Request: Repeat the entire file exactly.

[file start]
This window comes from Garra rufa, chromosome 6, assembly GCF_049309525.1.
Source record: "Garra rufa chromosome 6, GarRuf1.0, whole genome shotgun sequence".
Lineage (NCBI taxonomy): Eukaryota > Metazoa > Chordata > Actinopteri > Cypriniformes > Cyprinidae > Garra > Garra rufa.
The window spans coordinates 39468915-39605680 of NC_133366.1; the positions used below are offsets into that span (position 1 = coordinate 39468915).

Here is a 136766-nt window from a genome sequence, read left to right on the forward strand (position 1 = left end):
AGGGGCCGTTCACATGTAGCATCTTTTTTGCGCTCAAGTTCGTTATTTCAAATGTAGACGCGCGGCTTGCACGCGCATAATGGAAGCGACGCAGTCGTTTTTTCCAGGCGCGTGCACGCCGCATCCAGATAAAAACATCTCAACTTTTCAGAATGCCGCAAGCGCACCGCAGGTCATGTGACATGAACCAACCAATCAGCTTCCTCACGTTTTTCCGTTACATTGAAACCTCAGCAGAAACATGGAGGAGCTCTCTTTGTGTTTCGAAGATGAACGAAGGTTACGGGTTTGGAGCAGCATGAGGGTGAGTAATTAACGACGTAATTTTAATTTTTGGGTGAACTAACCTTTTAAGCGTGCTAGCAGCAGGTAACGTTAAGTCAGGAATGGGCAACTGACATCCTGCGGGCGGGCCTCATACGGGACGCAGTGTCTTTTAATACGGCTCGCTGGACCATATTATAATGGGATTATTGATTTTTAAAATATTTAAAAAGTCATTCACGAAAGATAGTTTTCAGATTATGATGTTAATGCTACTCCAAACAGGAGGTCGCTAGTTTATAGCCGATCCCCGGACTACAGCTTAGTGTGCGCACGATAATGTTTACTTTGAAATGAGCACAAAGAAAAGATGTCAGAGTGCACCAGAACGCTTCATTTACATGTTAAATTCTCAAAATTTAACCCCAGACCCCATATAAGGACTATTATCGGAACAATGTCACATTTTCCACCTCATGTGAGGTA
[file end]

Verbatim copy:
This window comes from Garra rufa, chromosome 6, assembly GCF_049309525.1.
Source record: "Garra rufa chromosome 6, GarRuf1.0, whole genome shotgun sequence".
Lineage (NCBI taxonomy): Eukaryota > Metazoa > Chordata > Actinopteri > Cypriniformes > Cyprinidae > Garra > Garra rufa.
The window spans coordinates 39468915-39605680 of NC_133366.1; the positions used below are offsets into that span (position 1 = coordinate 39468915).

Here is a 136766-nt window from a genome sequence, read left to right on the forward strand (position 1 = left end):
AGGGGCCGTTCACATGTAGCATCTTTTTTGCGCTCAAGTTCGTTATTTCAAATGTAGACGCGCGGCTTGCACGCGCATAATGGAAGCGACGCAGTCGTTTTTTCCAGGCGCGTGCACGCCGCATCCAGATAAAAACATCTCAACTTTTCAGAATGCCGCAAGCGCACCGCAGGTCATGTGACATGAACCAACCAATCAGCTTCCTCACGTTTTTCCGTTACATTGAAACCTCAGCAGAAACATGGAGGAGCTCTCTTTGTGTTTCGAAGATGAACGAAGGTTACGGGTTTGGAGCAGCATGAGGGTGAGTAATTAACGACGTAATTTTAATTTTTGGGTGAACTAACCTTTTAAGCGTGCTAGCAGCAGGTAACGTTAAGTCAGGAATGGGCAACTGACATCCTGCGGGCGGGCCTCATACGGGACGCAGTGTCTTTTAATACGGCTCGCTGGACCATATTATAATGGGATTATTGATTTTTAAAATATTTAAAAAGTCATTCACGAAAGATAGTTTTCAGATTATGATGTTAATGCTACTCCAAACAGGAGGTCGCTAGTTTATAGCCGATCCCCGGACTACAGCTTAGTGTGCGCACGATAATGTTTACTTTGAAATGAGCACAAAGAAAAGATGTCAGAGTGCACCAGAACGCTTCATTTACATGTTAAATTCTCAAAATTTAACCCCAGACCCCATATAAGGACTATTATCGGAACAATGTCACATTTTCCACCTCATGTGAGGTA